- real-time scheduling based on external, unpredictable events
- automatic restart and recovery in event of failures
- alerting and notification to operations personnel
- generation of incident reports
- audit trails for regulatory compliance purposes
These advanced capabilities can be written by in-house developers but are more often provided by suppliers who specialize in systems-management software.
There are many concepts that are central to almost every job scheduler implementation and that are widely recognized with minimal variations:
- Job Streams
Beyond the basic, single OS instance scheduling tools there are two major architectures that exist for Job Scheduling software.
- Master/Agent architecture — the historic architecture for Job Scheduling software. The Job Scheduling software is installed on a single machine (Master), while on production machines only a very small component (Agent) is installed that awaits commands from the Master, executes them, then returns the exit code back to the Master.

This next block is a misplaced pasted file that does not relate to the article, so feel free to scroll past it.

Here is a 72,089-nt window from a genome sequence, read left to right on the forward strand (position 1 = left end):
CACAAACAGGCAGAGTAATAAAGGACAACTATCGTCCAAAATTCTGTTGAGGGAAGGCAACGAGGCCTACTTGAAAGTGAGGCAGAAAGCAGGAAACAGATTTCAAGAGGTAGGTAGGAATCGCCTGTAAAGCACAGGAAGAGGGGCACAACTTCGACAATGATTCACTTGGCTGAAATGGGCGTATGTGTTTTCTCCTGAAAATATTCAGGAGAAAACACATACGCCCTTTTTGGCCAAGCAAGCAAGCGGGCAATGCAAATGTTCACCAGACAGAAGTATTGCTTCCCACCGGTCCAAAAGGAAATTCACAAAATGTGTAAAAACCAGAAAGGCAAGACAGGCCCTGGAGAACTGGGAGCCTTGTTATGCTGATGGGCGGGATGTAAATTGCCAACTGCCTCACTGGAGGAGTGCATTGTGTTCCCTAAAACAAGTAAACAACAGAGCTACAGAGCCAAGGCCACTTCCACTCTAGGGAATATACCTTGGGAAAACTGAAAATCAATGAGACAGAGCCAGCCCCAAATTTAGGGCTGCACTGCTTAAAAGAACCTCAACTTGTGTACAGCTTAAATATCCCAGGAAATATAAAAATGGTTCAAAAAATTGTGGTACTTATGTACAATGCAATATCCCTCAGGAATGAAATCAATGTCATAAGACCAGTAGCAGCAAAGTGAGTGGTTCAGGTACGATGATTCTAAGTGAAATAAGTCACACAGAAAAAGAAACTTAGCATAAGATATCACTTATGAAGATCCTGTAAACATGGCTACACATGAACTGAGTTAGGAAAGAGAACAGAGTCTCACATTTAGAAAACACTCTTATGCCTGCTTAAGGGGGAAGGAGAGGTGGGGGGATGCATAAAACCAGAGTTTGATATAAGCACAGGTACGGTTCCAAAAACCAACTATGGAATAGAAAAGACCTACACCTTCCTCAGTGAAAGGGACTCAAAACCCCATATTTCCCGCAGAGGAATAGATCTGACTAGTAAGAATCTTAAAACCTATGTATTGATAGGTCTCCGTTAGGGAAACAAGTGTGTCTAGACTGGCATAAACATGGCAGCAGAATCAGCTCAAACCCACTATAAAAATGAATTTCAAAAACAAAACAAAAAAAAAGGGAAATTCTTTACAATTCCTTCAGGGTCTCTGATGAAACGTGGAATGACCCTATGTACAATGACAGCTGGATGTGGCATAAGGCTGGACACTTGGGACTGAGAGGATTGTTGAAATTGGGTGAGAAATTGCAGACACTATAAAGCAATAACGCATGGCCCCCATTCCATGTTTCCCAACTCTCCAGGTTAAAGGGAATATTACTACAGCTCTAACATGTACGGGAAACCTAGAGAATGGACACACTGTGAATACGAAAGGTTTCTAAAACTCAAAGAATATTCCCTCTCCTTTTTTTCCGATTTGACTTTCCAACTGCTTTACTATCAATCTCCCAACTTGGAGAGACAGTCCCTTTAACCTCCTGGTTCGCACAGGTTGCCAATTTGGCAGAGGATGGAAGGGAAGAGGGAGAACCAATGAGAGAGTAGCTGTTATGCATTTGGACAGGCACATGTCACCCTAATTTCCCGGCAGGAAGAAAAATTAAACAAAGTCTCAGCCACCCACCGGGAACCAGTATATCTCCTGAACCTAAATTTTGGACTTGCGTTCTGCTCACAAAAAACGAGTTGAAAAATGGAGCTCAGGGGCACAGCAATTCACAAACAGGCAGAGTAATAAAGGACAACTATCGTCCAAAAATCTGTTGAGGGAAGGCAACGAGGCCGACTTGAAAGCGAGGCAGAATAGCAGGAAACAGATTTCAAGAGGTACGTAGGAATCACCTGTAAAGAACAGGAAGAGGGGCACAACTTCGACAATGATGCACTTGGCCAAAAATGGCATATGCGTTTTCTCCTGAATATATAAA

- Cooperative architecture — a decentralized model where each machine is capable of helping with scheduling and can offload locally scheduled jobs to other cooperating machines. This enables dynamic workload balancing to maximize hardware resource utilization and high availability to ensure service delivery.
Batch queuing for HPC clusters
An important niche for job schedulers is managing the job queue for a cluster of computers. Typically, the scheduler will schedule jobs from the queue as sufficient resources (cluster nodes) become idle. Some widely used cluster batch systems are
- Univa Grid Engine
- Portable Batch System
- LoadLeveler, Condor
- Slurm Workload Manager (formerly SLURM)
- IBM's Platform LSF
- ProActive Workflows & Scheduling
Job Scheduling has a long history. Job Schedulers have been one of the major components of IT infrastructure since the early mainframe systems. At first, stacks of punched cards were processed one after the other, hence the term "batch processing".